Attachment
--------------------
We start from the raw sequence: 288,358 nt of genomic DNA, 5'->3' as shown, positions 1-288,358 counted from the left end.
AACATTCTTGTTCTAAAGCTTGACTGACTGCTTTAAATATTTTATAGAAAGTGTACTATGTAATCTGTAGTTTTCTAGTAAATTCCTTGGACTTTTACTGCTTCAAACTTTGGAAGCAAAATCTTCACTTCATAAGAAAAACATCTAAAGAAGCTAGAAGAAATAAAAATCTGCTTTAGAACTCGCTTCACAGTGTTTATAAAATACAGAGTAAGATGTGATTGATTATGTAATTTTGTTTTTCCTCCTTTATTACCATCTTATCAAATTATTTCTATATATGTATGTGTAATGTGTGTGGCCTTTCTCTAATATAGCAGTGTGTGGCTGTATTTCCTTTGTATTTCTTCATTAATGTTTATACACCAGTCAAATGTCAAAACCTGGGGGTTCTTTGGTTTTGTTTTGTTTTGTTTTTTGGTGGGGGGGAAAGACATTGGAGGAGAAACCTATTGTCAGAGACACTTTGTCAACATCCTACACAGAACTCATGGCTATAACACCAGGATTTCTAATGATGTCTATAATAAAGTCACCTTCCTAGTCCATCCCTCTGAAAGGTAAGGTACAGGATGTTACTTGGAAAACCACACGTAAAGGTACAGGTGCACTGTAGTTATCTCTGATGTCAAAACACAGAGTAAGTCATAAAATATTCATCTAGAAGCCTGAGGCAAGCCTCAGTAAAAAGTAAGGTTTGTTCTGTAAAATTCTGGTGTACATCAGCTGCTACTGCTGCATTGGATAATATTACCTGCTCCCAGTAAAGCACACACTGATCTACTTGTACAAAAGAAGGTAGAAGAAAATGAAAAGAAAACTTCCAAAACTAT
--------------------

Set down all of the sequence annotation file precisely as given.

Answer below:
We start from the raw sequence: 288,358 nt of genomic DNA, 5'->3' as shown, positions 1-288,358 counted from the left end.
AACATTCTTGTTCTAAAGCTTGACTGACTGCTTTAAATATTTTATAGAAAGTGTACTATGTAATCTGTAGTTTTCTAGTAAATTCCTTGGACTTTTACTGCTTCAAACTTTGGAAGCAAAATCTTCACTTCATAAGAAAAACATCTAAAGAAGCTAGAAGAAATAAAAATCTGCTTTAGAACTCGCTTCACAGTGTTTATAAAATACAGAGTAAGATGTGATTGATTATGTAATTTTGTTTTTCCTCCTTTATTACCATCTTATCAAATTATTTCTATATATGTATGTGTAATGTGTGTGGCCTTTCTCTAATATAGCAGTGTGTGGCTGTATTTCCTTTGTATTTCTTCATTAATGTTTATACACCAGTCAAATGTCAAAACCTGGGGGTTCTTTGGTTTTGTTTTGTTTTGTTTTTTGGTGGGGGGGAAAGACATTGGAGGAGAAACCTATTGTCAGAGACACTTTGTCAACATCCTACACAGAACTCATGGCTATAACACCAGGATTTCTAATGATGTCTATAATAAAGTCACCTTCCTAGTCCATCCCTCTGAAAGGTAAGGTACAGGATGTTACTTGGAAAACCACACGTAAAGGTACAGGTGCACTGTAGTTATCTCTGATGTCAAAACACAGAGTAAGTCATAAAATATTCATCTAGAAGCCTGAGGCAAGCCTCAGTAAAAAGTAAGGTTTGTTCTGTAAAATTCTGGTGTACATCAGCTGCTACTGCTGCATTGGATAATATTACCTGCTCCCAGTAAAGCACACACTGATCTACTTGTACAAAAGAAGGTAGAAGAAAATGAAAAGAAAACTTCCAAAACTAT